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- GDP (PPP):
- $16.9 billion
- 2.7% growth
- 3.3% 5-year compound annual growth
- $9,037 per capita
- Inflation (CPI):
- FDI Inflow:
Kosovo’s economic freedom is being graded for the first time in the 2016 Index. The country is engaged in a gradual transition from a centrally planned economy to a market-based economy. Opening its borders to trade and investment, Kosovo has undertaken a number of structural reforms, including divestment of inefficient state-owned assets and modernization of the regulatory regime.
Economic Freedom Snapshot
- 2016 Economic Freedom Score: 61.4
- Economic Freedom Status: Moderately Free
- Global Ranking: 84th
- Regional Ranking: 35th in Europe
- Notable Successes: Monetary Freedom and Control of Government Spending
- Concerns: Property Rights, Corruption, and Financial Freedom
- Overall Score Change since 2012: N/A
Spending on public-sector wages and benefits has risen significantly, but deficit and debt ceilings remain respected. Despite progress, the slow pace of privatization has left major infrastructure underdeveloped and the informal sector large. Weak institutionalization of an effective rule of law contributes to the persistence of corruption.
Since declaring its independence from Serbia in 2008, Kosovo has gained recognition from over 100 countries. The Brussels Agreement of 2013 helped stabilize relations between Kosovo and Serbia, but NATO still maintains a peacekeeping force in the country. Parliamentary elections in June 2014 produced political deadlock. In December 2014, Prime Minister Hashim Thaçi of the center-right Democratic Party was replaced by Isa Mustafa of the center-right Democratic League of Kosovo. Half of Kosovo’s population is under 25, unemployment is high, and informal networks and transactions are a large portion of the economy. Despite progress since breaking away from Serbia, institutional capacity is weak, and the judiciary is not independent. Remittances account for around 15 percent of GDP.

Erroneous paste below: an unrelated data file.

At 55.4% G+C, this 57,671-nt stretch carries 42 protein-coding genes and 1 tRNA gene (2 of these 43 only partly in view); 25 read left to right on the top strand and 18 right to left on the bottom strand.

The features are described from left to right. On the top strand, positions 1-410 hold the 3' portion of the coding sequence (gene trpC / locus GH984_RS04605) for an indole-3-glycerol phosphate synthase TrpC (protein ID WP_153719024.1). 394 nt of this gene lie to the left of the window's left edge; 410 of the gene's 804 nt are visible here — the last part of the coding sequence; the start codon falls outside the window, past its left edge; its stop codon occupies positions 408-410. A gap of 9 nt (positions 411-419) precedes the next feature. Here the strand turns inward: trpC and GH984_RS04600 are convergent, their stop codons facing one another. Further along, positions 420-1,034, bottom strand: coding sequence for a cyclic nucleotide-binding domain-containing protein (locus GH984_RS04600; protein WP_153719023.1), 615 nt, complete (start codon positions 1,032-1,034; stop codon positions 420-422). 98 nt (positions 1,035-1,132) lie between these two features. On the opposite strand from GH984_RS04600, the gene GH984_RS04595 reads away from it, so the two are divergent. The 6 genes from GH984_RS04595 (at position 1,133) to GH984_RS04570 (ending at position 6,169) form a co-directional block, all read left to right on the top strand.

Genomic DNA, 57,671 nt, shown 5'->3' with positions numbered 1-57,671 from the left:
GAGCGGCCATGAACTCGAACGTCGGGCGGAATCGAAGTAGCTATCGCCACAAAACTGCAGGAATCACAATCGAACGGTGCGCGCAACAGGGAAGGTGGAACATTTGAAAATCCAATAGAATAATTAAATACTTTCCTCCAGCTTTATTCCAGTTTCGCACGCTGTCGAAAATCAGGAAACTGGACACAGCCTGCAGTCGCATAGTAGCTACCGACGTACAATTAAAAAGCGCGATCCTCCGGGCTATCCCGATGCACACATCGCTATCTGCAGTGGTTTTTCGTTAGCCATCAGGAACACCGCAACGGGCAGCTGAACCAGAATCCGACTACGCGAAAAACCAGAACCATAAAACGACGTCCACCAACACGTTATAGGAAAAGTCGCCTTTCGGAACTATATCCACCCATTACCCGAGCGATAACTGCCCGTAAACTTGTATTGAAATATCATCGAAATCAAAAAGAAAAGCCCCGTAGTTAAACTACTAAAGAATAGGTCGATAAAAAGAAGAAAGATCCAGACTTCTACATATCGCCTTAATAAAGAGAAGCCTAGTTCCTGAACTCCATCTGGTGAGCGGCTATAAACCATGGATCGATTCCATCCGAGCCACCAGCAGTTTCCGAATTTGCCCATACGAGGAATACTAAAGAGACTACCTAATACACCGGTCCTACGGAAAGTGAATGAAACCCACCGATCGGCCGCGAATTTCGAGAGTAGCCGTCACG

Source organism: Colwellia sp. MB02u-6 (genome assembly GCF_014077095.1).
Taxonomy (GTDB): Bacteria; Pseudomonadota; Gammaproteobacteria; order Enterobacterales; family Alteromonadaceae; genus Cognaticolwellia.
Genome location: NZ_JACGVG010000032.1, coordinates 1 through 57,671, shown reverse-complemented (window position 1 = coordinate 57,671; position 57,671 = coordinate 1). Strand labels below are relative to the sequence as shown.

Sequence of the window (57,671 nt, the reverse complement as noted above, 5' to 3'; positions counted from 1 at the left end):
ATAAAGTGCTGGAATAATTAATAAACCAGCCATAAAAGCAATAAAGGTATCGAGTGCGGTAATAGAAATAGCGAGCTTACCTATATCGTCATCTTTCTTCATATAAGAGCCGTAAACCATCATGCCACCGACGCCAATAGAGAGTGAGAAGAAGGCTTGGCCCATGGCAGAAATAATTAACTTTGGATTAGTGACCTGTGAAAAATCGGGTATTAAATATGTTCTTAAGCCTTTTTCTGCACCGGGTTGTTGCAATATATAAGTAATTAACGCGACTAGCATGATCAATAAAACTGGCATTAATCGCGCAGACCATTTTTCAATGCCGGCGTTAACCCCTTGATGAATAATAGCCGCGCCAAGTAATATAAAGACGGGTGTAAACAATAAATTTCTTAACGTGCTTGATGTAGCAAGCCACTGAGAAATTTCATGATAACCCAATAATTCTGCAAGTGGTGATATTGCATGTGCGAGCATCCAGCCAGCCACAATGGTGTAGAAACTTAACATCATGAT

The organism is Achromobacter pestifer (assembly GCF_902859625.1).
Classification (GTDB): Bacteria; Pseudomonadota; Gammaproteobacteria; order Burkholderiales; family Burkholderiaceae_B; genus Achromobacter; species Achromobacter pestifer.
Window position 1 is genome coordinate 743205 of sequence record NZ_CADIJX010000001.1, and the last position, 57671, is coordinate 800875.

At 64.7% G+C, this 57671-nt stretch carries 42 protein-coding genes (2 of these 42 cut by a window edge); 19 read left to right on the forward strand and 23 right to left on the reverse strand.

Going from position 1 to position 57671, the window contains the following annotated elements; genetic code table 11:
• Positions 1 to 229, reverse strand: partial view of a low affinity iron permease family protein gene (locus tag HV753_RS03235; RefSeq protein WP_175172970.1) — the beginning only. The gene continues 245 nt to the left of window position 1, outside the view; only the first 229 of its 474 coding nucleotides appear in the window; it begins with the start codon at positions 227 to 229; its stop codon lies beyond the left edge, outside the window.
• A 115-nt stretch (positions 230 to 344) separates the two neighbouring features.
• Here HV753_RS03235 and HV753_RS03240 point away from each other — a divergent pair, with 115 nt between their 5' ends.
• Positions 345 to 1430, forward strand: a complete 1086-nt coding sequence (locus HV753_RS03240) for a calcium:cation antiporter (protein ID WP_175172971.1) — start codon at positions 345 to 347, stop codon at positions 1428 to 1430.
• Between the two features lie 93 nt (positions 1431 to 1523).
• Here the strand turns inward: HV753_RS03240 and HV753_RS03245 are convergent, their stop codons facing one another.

Corruption remains a serious problem. A legislative framework to combat corruption is in place, but its implementation has been insufficient, and graft and misconduct remain widespread in many state institutions. Resolution of residential, agricultural, and commercial property claims remains a serious and contentious issue in Kosovo, and the current institutional framework is not designed to resolve them.
The top personal income tax and corporate tax rates are 10 percent. Other taxes include a value-added tax and a property tax. The overall tax burden equals 21 percent of GDP. Government spending amounts to 27.8 percent of GDP. International assistance and remittances bolster government finances. Fiscal policy has been anchored to a deficit ceiling of 2 percent of GDP and a debt cap of 40 percent of GDP.
Despite notable progress, the overall regulatory framework remains time-consuming. Starting a business does not require minimum capital, but completing requirements for necessary permits takes more than five months. The formal labor market is poorly developed, and informal labor activity is substantial. Agricultural and energy-related subsidies provided by the government and international donors amount to more than one-third of GDP.
Kosovo’s average tariff rate is 7.1 percent. In most cases, foreign and domestic investors are treated equally under the law. The complexity of regulatory systems may deter foreign investment. State-owned enterprises are active in many sectors. The financial system continues to evolve, and the level of financial intermediation is increasing. The banking sector, dominated by foreign banks, remains stable. Non-performing loans are a serious problem.